Neurosteroids and behavior

Sharon R. Engel, Kathleen (Kathy) Grant

Research output: Contribution to journalArticle

96 Citations (Scopus)

Abstract

Neurosteroid production may be a mechanism to counteract the negative effects of stress and return organisms toward homeostasis. Stress induces an increase in neurosteroid production. Neurosteroids affect two of the most widely distributed neurotransmitter and receptor systems in the central nervous system (CNS): y-aminobutyric acid (GABA) and glutamate. This ability of this class of compounds to affect both the primary excitatory and the inhibitory systems in the CNS allows the modulation of a wide array of behaviors. For example, neurosteroids modulate anxiety, cognition, sleep, ingestion, aggression, and reinforcement. In general, neurosteroids that are positive modulators of jV-methyl-D-aspartate receptors enhance cognitive performance and decrease appetite. Neurosteroids that are positive modulators of GABA\ receptors decrease anxiety, increase feeding and sleeping, and exhibit a bimodal effect on aggression that may be secondary to effects on anxiety and cognition. Some data suggest that neurosteroids have reinforcing effects, which could affect their clinical utility. Drug discrimination studies are helping scientists to dissect more closely the receptor systems affected by neurosteroids at the behavioral level.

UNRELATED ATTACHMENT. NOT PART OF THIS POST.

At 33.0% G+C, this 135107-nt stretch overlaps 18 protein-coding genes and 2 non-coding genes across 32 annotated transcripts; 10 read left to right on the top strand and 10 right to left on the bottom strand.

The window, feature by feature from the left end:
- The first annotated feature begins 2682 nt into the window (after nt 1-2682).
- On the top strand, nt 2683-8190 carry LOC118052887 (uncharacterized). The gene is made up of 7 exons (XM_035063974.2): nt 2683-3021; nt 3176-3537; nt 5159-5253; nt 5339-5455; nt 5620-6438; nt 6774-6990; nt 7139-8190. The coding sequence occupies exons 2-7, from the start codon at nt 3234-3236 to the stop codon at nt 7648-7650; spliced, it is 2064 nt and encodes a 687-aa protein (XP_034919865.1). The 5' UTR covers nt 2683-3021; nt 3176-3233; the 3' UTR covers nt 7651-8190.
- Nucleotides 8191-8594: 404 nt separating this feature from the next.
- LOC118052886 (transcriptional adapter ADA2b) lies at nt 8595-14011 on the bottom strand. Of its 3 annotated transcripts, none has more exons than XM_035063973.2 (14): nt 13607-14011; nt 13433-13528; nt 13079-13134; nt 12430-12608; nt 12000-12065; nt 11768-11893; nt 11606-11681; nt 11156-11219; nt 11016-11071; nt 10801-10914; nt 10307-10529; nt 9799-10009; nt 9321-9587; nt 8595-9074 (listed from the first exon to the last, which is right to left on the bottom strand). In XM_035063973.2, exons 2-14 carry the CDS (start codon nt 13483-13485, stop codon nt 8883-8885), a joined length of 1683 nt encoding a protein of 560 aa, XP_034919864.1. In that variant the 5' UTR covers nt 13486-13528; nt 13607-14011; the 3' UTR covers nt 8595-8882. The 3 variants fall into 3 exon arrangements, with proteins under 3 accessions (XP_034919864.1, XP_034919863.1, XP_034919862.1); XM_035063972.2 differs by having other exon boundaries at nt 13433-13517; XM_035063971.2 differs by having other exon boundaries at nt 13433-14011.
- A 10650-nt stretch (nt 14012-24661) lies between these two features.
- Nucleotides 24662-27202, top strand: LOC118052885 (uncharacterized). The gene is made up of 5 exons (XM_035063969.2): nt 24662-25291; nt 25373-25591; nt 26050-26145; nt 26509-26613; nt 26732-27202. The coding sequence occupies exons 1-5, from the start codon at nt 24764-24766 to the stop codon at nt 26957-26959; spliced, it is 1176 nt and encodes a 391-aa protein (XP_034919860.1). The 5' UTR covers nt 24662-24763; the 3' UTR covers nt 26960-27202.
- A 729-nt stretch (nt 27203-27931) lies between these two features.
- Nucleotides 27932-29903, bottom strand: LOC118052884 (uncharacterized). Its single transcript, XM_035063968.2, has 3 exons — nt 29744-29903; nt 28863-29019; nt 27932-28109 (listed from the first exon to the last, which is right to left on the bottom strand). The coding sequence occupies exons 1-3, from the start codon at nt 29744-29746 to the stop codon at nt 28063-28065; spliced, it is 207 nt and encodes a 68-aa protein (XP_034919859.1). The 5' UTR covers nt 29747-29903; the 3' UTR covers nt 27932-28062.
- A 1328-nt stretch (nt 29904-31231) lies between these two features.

Original languageEnglish (US)
Pages (from-to)321-348
Number of pages28
JournalInternational Review of Neurobiology
Volume46
StatePublished - 2001
Externally publishedYes

Fingerprint

Neurotransmitter Agents
Anxiety
Aggression
Cognition
Central Nervous System
Aminobutyrates
D-Aspartic Acid
Neurotransmitter Receptor
Aptitude
GABA Receptors
Appetite
gamma-Aminobutyric Acid
Glutamic Acid
Sleep
Homeostasis
Eating
Pharmaceutical Preparations

ASJC Scopus subject areas

  • Physiology
  • Neuroscience(all)
  • Neuropsychology and Physiological Psychology

Cite this

Neurosteroids and behavior. / Engel, Sharon R.; Grant, Kathleen (Kathy).

In: International Review of Neurobiology, Vol. 46, 2001, p. 321-348.

Research output: Contribution to journalArticle

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